My amazing son who I'll call J, is nearly three, and was diagnosed soon after birth with a relatively rare genetic condition. We don't yet know how it will affect him as he grows older, but so far he has battled an array of medical problems. One thing's for sure, our little family's life will never be 'normal'...
Well, we've done it! On Tuesday, I reached the milestone when everything went crazy in my pregnancy with J. 29 weeks and one day, to be exact. And this time around, it was just a normal day.
29+1 last time was a day I will never forget.
Having had a relatively normal pregnancy so far, I was in hospital complaining of a lack of movement from the baby and odd abdominal sensations. I had been kept in overnight, monitored and examined, given steroids, and told I could go home that evening once I'd had a scan.My husband, mum and dad were all there, and mum had already got the chicken marinating for our dinner in tupperware in their car.
As soon as the scan started, and the sonographer went quiet, I knew something wasn't right.
No-one knew why this had happened (we later found out it is quite common with the genetic condition that my son turned out to have).
A few hours later, a doctor came and told us it was not good news. She could not give us a chance of our baby surviving.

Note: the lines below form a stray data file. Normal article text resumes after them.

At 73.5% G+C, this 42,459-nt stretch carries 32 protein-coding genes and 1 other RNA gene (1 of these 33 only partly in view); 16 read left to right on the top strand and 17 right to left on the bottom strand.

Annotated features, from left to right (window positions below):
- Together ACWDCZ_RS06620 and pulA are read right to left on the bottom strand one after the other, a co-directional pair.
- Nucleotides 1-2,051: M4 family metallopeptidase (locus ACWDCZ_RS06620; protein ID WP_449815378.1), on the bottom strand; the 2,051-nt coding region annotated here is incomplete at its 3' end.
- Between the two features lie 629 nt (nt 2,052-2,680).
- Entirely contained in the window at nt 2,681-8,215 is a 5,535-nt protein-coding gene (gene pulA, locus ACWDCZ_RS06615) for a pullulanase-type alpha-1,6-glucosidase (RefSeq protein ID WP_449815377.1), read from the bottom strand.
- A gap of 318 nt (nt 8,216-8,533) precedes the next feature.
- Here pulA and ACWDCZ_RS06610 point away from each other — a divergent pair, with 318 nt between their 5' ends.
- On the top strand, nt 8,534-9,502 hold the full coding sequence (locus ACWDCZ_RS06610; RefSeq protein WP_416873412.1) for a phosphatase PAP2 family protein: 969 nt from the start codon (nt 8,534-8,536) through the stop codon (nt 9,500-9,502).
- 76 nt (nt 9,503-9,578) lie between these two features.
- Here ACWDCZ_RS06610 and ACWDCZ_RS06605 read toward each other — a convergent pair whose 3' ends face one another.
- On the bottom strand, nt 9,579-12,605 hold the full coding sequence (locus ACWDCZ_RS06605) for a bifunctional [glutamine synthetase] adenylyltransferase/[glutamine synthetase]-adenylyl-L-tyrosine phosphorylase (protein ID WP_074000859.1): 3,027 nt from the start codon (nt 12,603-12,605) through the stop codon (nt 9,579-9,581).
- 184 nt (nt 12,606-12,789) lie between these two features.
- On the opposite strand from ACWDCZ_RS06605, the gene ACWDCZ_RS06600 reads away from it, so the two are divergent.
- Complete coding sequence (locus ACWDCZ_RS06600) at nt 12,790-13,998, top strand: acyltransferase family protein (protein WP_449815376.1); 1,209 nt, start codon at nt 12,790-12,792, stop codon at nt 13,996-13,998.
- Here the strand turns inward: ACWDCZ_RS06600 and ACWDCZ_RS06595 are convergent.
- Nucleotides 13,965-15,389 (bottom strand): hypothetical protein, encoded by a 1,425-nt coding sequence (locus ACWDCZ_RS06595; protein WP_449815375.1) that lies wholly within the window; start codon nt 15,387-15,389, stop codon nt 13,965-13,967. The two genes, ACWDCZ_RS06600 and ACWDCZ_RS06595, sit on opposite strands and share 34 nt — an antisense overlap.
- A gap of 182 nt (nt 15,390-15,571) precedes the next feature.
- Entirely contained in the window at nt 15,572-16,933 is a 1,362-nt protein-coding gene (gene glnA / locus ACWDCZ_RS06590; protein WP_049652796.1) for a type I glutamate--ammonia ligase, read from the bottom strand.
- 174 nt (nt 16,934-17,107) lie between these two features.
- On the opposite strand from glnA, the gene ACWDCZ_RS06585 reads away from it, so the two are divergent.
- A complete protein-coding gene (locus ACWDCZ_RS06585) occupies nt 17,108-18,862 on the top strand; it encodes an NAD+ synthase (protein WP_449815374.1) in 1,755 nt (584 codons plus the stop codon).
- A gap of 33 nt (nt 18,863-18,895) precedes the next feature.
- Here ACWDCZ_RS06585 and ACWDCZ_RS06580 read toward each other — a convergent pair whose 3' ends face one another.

I had to stay in hospital overnight again, but because my baby was so ill and I was in shock, the midwives allowed me to sleep on the labour ward where I could have a room to myself.Needless to say, I barely slept. My mum stayed with me all night and also didn't sleep.
I didn't feel like a pregnant woman anymore. I saw the women in labour around me and no longer identified with them.
At eight o'clock in the morning, a consultant visited and put his hand on my arm. He said how sorry he was and that I was being so brave. It only convinced me that this was very serious.
Over the days that followed, we had more scans with ever more senior doctors, and finally at another hospital they operated on my baby inside the womb to try to drain out the fluid from his chest.
It was only partially successful, and weeks 30 and 31 of my pregnancy were spent falling into depression.
Internet research told me hydrops was usually fatal and I thought our baby would be stillborn or die soon after birth.
Labour was staved off by the surgery for those two weeks, but at the end of my 31st week, back in hospital, I felt physically odd again and had a bleed.
A few hours later my waters broke and four hours after that, J appeared in the world. I saw him for a brief few seconds and then he was taken to intensive care; I didn't get to see him again that day or touch him for a week.
So you can imagine the relief I feel that this time, in my 29th week, nothing has happened!
I will be nervous until I get past the next milestone of 32+0, the day J was born, and I'll probably still be nervous until I get to term.
But for now, doctors tell me all is normal.
Click here to read previous columns from The Secret Diary of a Special Needs Mum.